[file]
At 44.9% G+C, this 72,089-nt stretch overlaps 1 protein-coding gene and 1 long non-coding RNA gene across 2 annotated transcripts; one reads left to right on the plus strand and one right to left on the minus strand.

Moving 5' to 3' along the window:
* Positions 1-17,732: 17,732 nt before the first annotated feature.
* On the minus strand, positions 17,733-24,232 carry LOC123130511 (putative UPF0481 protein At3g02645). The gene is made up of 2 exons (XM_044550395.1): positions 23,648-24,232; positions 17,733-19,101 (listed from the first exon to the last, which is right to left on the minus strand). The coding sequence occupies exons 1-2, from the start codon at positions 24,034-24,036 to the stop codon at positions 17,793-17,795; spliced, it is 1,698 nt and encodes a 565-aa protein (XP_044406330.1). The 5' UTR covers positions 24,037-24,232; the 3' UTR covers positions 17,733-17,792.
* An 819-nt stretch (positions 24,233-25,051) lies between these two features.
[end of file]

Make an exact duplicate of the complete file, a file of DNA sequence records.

At 44.9% G+C, this 72,089-nt stretch overlaps 1 protein-coding gene and 1 long non-coding RNA gene across 2 annotated transcripts; one reads left to right on the plus strand and one right to left on the minus strand.

Moving 5' to 3' along the window:
* Positions 1-17,732: 17,732 nt before the first annotated feature.
* On the minus strand, positions 17,733-24,232 carry LOC123130511 (putative UPF0481 protein At3g02645). The gene is made up of 2 exons (XM_044550395.1): positions 23,648-24,232; positions 17,733-19,101 (listed from the first exon to the last, which is right to left on the minus strand). The coding sequence occupies exons 1-2, from the start codon at positions 24,034-24,036 to the stop codon at positions 17,793-17,795; spliced, it is 1,698 nt and encodes a 565-aa protein (XP_044406330.1). The 5' UTR covers positions 24,037-24,232; the 3' UTR covers positions 17,733-17,792.
* An 819-nt stretch (positions 24,233-25,051) lies between these two features.